Virginia State's 'Off-the-Grid' High Tunnel Showcases Benefits of Out-of-the-Box Approaches
Comparing Virginia State University’s “high tech high tunnel” to an ordinary hoop house is a little like comparing a bicycle to the Batmobile. This one-of-a-kind structure at Randolph Farm is showing Virginia farmers just what’s possible with this fairly familiar farm implement.
ETTRICK, Va. -- Comparing Virginia State University’s “high tech high tunnel” to an ordinary hoop house is a little like comparing a bicycle to the Batmobile. This one-of-a-kind structure at Randolph Farm is showing Virginia farmers just what’s possible with this fairly familiar farm implement.
“Our one rule in designing it,” said William Crutchfield, director of VSU’s Small Farm Outreach program, “is that any bell or whistle anyone wanted was included. We don’t have a wide-screen TV in there, but we could power it up if we did.”
Like most visionary ideas, this project took a lot of time, effort and coordination before bearing fruit. Former VSU College of Agriculture Dean Jewel Bronaugh was one of the first to see the value of the concept. She gave Crutchfield the green light to develop a proposal for the unique demonstration project in 2017. Funding was one of many hurdles the team encountered in designing the prototype.
USDA’s Natural Resources Conservation Service was one of several partners making investments in this showcase for next-level high tunnel production. The proposal was a perfect fit for the agency's Conservation Innovation Grant program (CIG), which is designed to evaluate and accelerate adoption of new approaches to natural resource protection.
Nothing like it had ever been built anywhere else, so the team wasn’t exactly surprised when members experienced setbacks and challenges soon after construction began in April of 2020. The first delays were COVID-related. Then, a fire melted several plastic roof and side panels and the first activation resulted in multiple system failures.
“It took almost a year and a half to build,” Crutchfield said. “When you’re doing something new, you can expect the unexpected.”
The list of “extras and options” for this 21st-century tunnel includes an adjacent solar array and wind turbine used to power everything inside, from irrigation to lighting to climate control. The structure can be heated on cold days and ventilated on hot ones using electric motors that raise and lower the side panels. Gutters feed two giant cisterns that capture rainwater coming off the roof for reuse and automated watering settings can be adjusted based on the temperature and humidity levels inside.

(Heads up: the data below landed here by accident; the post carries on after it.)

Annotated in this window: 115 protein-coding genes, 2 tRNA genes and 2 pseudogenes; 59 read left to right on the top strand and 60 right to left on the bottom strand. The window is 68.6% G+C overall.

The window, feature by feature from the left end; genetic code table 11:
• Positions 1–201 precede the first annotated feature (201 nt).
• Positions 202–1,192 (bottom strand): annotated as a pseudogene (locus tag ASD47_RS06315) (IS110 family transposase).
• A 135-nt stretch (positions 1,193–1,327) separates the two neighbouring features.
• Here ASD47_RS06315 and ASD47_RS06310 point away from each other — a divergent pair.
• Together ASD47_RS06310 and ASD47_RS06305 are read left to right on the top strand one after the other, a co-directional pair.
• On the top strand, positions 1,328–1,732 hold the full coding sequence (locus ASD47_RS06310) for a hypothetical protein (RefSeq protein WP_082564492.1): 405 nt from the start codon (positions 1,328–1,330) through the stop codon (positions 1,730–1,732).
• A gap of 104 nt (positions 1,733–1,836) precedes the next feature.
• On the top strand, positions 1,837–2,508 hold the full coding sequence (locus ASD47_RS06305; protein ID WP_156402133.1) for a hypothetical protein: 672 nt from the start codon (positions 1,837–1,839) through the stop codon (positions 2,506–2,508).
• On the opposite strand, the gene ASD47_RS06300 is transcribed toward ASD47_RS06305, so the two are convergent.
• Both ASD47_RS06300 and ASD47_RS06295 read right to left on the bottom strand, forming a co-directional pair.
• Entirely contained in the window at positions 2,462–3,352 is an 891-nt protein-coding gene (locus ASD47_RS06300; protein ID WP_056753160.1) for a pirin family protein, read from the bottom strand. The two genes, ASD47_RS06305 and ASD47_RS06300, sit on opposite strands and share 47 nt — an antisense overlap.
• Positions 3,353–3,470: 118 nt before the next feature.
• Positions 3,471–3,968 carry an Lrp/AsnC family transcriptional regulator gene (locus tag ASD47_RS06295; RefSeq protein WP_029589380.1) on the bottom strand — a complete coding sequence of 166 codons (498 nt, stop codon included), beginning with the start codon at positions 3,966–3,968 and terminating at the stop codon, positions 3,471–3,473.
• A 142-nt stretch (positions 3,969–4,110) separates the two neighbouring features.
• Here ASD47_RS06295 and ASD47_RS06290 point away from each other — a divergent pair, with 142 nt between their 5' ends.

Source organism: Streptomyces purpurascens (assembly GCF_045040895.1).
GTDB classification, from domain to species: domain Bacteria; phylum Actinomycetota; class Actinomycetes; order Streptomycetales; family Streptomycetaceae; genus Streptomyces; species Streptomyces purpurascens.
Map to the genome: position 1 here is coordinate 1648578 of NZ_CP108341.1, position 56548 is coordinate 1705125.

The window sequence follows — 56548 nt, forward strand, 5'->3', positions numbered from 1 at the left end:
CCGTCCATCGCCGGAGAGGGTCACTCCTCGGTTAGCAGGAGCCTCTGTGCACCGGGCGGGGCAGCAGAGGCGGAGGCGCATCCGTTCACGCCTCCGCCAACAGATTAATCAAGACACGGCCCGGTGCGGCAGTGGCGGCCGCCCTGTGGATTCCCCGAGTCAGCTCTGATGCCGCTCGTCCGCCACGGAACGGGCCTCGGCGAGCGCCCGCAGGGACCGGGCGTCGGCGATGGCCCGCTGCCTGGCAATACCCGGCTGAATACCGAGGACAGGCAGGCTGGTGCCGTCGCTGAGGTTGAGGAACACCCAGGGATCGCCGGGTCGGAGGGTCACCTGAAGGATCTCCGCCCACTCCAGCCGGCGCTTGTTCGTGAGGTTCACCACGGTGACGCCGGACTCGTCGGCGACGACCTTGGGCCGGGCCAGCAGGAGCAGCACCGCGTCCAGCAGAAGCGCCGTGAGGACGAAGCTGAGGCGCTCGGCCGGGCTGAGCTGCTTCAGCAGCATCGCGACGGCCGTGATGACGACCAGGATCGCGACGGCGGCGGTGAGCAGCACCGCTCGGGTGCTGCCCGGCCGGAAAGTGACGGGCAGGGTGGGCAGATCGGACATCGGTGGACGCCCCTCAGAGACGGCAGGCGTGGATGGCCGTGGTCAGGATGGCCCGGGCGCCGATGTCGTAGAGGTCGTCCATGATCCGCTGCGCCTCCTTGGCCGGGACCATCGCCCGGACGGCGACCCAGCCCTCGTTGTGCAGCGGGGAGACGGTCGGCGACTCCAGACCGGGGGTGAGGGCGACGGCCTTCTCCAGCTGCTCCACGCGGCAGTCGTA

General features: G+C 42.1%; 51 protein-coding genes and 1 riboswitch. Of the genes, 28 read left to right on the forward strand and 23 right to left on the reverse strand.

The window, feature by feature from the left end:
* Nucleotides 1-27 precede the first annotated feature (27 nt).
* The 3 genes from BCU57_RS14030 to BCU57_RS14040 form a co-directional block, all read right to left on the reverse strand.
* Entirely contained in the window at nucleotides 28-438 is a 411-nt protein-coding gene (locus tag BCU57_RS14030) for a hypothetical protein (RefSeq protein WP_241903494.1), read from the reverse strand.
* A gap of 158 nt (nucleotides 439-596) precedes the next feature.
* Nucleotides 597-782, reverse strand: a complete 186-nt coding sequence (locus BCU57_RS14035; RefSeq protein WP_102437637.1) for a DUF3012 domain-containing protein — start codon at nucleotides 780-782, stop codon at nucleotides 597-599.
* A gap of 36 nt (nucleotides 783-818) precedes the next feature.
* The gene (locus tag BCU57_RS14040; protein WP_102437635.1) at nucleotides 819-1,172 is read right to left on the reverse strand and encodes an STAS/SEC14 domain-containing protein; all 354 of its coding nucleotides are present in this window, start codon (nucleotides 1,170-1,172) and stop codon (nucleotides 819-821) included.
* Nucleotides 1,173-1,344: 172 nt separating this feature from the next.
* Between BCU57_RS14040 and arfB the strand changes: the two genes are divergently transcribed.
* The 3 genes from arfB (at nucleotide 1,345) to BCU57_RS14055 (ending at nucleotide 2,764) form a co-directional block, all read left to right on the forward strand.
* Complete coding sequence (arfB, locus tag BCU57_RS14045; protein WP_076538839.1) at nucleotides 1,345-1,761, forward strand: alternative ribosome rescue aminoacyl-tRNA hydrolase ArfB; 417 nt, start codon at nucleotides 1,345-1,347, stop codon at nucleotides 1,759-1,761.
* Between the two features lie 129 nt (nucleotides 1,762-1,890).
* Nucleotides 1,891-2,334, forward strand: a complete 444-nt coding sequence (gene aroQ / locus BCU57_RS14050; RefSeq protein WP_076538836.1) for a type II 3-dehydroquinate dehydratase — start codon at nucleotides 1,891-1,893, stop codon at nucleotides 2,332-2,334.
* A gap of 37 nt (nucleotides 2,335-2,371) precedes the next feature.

Visitors walking through the 2,880-square foot structure can see the future of high tunnel production. While Crutchfield doesn’t expect to see Virginia farmers building their own versions of this $750,000 project, he does hope they will be inspired to consider smaller enhancements.
“People walk through it and say, ‘This is so great, but I could never afford it,’” he said. “I tell them. ‘No, but you may be able to afford to buy the pieces of it that would help you the most on your farm.’”
“That’s exactly what we’ve always liked about the project,” said Dr. Edwin Martinez Martinez, NRCS’ state conservationist for Virginia. “It’s aspirational. You can add one feature now and maybe put another on a ‘to-do’ list for later. The idea is to expand people’s ideas of what can be done with a high tunnel.”
While the rainwater recapturing system tends to spark the most interest from visiting farmers, Crutchfield also sees the tunnel as an advertisement for the use of wind and solar power in agriculture.
“It can open small farmers’ eyes to the possibilities of solar power,” Crutchfield said. “Maybe it’s not practical for an individual farmer to build an array like ours but one solar panel can often power a single system, or even power security lights that make it safe to walk to or go inside the tunnel in the dark.”
The tunnel is designed to operate entirely “off the grid,” as the 24-panel solar array and the wind turbine charge storage batteries that power every function. A generator has also been installed for use if these power sources are unavailable. Tunnel manager Grace Summers is careful to add that the additional features don’t change the underlying function of the structure.
“The goal is the same as with any high tunnel,” Summers said. “You can use it to extend your growing season and to get produce to market at favorable times when whatever you’re growing might be in short supply. I’ve been around high tunnels for more than 15 years and this one can do just about everything you’d ever want it to do.”
The high tunnel has occasionally challenged the VSU team’s ability to adapt in managing the system. Remote controls developed after a total systems failure on a holiday break now permit Crutchfield and Summers to monitor and change settings using their cell phones.
As tours continue, Crutchfield is also aware that the VSU’s tunnel’s one-of-a-kind status may eventually be lost.
“We’ve had visitors from other colleges that have shown interest in building something a lot like it,” he said. “That’s the most likely possibility for building another one. It’s exciting to think about that happening. Maybe they’ll think of something we left out.”
Clockwise from top left: Grace Summers leads a tunnel tour; VSU's Bill Crutchfield goes over the tunnel control panel; A 24-panel solar array helps power all tunnel functions; Cisterns conserve rainwater running off the tunnel roof.